On 4-5 July 2013, the SHARE City Exchange Visit Programme invited a delegation of 10 participants from Austria and Poland to participate in a 2-day programme developed specifically for countries not currently participating in resettlement. The programme facilitated exchange of practice and expertise on refugee integration at the regional and local levels, and discussion of perspectives and approaches to resettlement policy development and advocacy in each country and specific local contexts.
The delegation included 8 participants from Austria and 2 from Poland, drawn from the following organisations and institutions:
- Austrian Federal Ministry for the Interior - coordinates asylum, migration and integration processes and projects in Austria, and is responsible for the implementation of the National Action Plan for Integration.
- Austrian Integration Fund - founded in 1960 by UNHCR and the Ministry of the Interior, and an independent body since 1991. The AIF provides language training, educational initiatives and employment advice and support, and makes available to the public information about migration, refugees, integration and related topics. It supports the Ministry of the Interior to implement the National Action Plan for Integration. Click here to download a copy of the presentation given by the AIF delegate in Sheffield.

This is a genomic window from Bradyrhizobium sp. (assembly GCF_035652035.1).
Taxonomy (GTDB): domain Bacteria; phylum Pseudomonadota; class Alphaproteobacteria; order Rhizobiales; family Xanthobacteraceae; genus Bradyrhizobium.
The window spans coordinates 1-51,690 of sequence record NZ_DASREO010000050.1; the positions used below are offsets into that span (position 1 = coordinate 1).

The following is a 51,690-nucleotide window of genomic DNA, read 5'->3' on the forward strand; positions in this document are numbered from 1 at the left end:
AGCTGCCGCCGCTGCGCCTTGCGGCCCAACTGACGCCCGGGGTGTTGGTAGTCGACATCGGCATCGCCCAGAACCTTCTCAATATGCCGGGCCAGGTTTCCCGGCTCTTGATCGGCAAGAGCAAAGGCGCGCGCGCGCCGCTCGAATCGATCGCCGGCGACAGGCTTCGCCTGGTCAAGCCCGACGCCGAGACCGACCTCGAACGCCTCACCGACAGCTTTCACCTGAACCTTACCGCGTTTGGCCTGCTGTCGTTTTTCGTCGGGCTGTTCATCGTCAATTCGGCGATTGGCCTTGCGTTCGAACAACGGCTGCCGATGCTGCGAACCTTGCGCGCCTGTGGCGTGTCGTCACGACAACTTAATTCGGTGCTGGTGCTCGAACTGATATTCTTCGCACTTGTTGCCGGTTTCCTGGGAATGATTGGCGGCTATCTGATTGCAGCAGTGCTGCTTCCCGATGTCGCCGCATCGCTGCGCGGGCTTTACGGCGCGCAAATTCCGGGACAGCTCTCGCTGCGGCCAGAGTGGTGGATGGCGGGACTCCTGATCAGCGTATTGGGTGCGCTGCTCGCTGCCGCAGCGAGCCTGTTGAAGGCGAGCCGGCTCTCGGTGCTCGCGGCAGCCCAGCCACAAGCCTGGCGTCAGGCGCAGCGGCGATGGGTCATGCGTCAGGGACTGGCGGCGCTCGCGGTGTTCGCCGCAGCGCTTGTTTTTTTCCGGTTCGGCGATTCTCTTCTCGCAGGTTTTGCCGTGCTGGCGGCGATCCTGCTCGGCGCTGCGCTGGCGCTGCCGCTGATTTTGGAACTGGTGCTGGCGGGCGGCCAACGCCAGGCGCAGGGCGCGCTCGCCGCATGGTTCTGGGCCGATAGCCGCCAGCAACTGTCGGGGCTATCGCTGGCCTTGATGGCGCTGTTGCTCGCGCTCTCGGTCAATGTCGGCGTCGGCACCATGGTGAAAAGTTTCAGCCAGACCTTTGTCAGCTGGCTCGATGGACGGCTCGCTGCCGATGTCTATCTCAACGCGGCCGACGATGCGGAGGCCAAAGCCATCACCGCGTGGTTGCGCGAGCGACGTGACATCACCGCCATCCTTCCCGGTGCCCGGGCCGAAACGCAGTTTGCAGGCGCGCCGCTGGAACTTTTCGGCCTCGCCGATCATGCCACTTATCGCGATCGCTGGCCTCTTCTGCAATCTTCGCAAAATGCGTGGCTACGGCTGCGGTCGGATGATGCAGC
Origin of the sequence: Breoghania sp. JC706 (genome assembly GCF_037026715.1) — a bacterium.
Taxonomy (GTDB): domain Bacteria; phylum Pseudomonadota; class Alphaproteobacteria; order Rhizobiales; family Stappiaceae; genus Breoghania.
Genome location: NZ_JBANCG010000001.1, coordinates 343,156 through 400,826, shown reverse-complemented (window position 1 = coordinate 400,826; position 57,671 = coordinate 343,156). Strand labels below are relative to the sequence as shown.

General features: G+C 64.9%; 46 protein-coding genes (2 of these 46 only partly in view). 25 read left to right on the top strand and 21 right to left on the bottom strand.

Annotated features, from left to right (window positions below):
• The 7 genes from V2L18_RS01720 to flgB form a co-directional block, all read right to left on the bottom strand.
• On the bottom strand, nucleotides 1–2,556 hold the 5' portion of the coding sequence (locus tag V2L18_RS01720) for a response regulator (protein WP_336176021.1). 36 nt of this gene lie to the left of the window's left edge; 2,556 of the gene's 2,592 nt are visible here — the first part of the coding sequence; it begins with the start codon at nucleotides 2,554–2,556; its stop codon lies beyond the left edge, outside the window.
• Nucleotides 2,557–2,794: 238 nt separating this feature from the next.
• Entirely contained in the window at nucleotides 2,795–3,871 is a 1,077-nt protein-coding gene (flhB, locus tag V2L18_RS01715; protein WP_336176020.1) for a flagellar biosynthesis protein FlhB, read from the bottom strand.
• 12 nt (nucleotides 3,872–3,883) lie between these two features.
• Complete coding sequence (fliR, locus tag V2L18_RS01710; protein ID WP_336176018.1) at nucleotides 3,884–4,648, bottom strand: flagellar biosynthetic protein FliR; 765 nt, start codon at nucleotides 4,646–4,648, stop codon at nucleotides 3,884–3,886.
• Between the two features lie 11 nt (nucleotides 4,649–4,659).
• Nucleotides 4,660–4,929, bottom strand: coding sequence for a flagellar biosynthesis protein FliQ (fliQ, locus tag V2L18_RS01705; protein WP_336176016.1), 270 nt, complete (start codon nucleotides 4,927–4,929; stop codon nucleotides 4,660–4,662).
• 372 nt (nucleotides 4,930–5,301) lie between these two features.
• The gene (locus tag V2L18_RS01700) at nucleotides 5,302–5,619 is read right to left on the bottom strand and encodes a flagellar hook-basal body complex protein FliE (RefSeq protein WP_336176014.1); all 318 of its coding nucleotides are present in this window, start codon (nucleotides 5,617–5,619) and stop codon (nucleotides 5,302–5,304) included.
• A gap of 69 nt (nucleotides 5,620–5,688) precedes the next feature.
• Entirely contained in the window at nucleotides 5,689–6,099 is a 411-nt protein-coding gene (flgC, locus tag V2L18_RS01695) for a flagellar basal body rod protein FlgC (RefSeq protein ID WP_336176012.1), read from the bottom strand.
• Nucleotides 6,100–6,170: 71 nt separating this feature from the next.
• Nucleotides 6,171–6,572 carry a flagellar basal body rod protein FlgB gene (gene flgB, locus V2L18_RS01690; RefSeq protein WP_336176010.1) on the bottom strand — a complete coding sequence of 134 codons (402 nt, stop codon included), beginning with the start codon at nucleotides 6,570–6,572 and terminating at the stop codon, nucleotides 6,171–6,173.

- Vienna Social Fund - a specific initiative of the city of Vienna that provides mobile nursing and care, and social care and assistance for disabled persons, homeless persons and asylum seekers. Services for asylum seekers include housing, medical insurance and orientation information. The Fund supports approximately 100 partner organisations to deliver projects and initiatives in these areas. Click here to download a copy of the presentation given by the Vienna Social Fund delegate in Sheffield.